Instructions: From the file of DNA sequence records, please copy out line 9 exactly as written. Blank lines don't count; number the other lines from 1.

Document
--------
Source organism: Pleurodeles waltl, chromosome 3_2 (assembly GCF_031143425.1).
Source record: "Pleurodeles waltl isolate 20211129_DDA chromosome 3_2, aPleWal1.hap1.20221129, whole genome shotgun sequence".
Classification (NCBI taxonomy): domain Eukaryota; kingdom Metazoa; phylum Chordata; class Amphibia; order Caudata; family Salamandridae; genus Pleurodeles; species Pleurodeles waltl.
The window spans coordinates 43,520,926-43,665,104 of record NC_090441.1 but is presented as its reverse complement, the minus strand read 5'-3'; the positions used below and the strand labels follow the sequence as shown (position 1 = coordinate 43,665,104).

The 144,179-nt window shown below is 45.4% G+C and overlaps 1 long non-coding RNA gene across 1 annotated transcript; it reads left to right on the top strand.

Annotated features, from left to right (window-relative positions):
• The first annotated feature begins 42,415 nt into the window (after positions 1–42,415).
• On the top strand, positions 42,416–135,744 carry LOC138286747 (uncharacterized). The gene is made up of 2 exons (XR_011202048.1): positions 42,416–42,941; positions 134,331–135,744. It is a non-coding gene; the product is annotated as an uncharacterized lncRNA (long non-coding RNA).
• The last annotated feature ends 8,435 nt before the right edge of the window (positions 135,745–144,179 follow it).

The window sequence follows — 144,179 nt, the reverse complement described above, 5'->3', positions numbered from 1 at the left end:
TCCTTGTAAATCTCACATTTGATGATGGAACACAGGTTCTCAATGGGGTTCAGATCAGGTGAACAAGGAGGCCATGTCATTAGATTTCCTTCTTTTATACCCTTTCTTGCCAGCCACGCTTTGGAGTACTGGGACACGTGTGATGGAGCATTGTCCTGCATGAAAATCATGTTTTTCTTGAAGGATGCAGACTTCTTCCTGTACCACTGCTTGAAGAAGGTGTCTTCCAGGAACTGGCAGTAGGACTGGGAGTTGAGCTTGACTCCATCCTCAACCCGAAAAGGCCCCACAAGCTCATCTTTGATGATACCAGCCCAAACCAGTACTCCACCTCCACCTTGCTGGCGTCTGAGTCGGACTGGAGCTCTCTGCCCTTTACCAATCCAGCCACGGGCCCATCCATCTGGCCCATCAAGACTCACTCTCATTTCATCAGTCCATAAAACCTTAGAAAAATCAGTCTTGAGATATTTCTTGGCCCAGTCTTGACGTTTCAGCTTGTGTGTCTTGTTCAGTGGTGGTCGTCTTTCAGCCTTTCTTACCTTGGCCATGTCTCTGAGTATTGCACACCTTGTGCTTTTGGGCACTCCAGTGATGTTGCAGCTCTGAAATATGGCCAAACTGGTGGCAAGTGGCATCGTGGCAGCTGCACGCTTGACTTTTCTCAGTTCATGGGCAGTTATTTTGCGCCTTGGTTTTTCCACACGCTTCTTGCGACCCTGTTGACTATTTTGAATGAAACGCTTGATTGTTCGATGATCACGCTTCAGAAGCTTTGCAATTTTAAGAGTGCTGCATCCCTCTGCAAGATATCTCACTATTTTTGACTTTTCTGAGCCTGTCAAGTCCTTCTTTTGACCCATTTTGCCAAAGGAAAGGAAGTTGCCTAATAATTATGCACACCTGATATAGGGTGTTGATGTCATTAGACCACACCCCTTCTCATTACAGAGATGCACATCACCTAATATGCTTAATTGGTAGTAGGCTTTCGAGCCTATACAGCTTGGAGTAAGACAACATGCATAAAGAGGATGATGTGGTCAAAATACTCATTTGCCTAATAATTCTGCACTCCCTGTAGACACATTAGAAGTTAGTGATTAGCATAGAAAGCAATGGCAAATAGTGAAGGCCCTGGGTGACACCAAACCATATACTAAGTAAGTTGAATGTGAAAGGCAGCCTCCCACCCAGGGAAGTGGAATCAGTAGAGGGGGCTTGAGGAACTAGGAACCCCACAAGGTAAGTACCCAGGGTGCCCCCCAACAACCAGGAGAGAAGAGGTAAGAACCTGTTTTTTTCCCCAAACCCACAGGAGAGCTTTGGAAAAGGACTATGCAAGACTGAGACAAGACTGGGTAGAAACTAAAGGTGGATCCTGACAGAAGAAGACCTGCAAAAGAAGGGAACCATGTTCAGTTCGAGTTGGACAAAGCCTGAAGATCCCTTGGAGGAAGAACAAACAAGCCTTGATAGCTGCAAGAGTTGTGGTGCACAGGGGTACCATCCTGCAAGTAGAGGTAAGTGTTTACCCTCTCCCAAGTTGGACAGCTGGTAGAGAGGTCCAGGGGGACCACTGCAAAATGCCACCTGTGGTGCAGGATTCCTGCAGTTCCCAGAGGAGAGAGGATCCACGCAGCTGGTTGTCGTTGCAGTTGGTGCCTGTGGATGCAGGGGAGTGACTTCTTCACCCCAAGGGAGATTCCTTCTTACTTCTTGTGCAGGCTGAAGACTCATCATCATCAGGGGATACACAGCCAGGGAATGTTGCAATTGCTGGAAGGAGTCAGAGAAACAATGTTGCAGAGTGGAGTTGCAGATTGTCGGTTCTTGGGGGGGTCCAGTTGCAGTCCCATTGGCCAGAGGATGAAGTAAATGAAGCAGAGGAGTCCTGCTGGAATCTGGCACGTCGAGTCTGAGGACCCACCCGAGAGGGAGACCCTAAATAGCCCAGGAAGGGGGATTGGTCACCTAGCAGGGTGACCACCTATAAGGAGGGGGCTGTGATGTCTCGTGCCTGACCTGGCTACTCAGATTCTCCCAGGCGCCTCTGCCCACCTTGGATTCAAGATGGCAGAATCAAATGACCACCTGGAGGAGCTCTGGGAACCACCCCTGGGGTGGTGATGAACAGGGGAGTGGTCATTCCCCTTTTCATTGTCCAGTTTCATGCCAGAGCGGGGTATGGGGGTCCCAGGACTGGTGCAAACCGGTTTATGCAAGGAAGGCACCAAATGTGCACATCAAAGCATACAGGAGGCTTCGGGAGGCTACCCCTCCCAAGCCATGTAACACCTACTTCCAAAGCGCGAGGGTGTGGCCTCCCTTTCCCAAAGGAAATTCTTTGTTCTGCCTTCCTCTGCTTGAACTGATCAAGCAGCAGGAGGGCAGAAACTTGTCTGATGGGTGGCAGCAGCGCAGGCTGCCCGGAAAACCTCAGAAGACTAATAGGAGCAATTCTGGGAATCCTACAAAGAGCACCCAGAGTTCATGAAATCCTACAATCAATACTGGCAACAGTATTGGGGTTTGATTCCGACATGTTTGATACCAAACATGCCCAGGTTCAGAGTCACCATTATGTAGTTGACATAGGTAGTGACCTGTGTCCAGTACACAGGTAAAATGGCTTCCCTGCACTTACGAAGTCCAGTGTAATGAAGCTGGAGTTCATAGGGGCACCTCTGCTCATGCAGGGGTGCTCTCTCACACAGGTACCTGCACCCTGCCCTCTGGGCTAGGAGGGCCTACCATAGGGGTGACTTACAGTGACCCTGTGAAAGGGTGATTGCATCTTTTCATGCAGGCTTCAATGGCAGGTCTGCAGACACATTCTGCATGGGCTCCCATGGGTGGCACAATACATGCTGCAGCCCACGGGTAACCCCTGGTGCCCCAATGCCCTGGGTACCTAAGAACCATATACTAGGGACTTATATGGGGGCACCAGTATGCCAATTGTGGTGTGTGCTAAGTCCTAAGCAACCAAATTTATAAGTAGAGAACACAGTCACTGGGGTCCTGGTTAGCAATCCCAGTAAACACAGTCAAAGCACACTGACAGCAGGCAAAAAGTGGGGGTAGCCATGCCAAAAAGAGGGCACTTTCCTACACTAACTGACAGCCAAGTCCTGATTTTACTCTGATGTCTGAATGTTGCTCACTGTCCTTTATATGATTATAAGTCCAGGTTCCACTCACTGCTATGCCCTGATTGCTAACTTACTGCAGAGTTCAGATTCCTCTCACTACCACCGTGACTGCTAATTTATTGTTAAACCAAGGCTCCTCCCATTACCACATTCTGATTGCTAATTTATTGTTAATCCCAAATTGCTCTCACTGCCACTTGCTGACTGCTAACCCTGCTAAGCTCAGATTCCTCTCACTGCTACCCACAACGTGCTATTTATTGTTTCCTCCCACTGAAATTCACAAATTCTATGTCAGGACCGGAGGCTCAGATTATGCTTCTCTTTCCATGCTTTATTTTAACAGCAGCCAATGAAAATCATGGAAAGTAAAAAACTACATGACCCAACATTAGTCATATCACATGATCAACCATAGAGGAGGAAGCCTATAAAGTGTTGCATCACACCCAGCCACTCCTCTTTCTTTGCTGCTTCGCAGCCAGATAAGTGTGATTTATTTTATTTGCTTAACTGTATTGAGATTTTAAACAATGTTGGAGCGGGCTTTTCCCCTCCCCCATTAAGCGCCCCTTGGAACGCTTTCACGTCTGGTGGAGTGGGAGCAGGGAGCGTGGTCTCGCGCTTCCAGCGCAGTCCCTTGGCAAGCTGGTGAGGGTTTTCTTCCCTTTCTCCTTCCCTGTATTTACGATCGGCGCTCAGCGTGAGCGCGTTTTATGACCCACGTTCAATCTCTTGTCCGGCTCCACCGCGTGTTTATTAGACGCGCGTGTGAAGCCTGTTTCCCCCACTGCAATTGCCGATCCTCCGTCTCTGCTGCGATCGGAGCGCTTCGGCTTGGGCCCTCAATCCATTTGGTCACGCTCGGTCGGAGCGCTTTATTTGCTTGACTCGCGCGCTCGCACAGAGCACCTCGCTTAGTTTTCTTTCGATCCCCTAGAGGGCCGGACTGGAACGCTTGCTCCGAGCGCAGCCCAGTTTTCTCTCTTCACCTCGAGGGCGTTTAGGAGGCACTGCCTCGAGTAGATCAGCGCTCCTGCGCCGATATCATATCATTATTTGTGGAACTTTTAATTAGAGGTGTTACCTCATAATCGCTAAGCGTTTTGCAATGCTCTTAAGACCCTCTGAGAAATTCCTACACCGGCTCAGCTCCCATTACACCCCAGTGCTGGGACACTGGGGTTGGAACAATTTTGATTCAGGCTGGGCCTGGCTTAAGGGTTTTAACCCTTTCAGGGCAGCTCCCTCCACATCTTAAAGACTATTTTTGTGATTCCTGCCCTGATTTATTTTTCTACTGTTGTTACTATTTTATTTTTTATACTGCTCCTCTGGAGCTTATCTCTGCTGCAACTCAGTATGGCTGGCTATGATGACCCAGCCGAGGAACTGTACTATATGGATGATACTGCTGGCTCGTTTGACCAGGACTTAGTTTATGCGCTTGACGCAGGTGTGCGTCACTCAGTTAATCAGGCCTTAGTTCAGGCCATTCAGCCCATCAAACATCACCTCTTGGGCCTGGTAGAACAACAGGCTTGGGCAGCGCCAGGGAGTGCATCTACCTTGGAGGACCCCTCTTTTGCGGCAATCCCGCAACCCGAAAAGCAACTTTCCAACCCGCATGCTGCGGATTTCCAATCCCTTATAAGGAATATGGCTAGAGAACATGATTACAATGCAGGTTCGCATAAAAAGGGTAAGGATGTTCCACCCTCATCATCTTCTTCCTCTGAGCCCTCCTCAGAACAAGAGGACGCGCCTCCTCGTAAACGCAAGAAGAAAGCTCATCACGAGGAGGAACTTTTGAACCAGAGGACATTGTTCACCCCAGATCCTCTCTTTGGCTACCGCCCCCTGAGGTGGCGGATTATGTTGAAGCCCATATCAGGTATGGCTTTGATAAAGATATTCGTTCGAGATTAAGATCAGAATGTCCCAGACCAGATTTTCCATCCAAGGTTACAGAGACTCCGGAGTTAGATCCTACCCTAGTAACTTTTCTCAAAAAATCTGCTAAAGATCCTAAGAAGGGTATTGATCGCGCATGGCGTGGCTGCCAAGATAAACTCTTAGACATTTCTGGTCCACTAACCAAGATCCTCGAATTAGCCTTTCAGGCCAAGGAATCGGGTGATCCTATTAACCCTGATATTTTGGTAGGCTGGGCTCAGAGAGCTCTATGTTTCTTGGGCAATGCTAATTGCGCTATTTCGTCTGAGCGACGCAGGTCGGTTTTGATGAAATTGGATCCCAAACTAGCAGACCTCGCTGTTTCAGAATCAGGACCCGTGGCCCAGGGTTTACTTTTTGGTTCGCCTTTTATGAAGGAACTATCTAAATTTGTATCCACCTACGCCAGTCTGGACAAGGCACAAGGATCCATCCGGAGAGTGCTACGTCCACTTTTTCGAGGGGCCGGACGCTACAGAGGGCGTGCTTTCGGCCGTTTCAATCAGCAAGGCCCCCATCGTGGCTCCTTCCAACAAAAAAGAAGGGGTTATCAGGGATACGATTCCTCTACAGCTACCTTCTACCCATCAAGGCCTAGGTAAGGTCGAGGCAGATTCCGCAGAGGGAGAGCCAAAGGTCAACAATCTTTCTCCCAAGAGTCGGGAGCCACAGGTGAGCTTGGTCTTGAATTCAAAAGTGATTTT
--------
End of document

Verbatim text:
• The last annotated feature ends 8,435 nt before the right edge of the window (positions 135,745–144,179 follow it).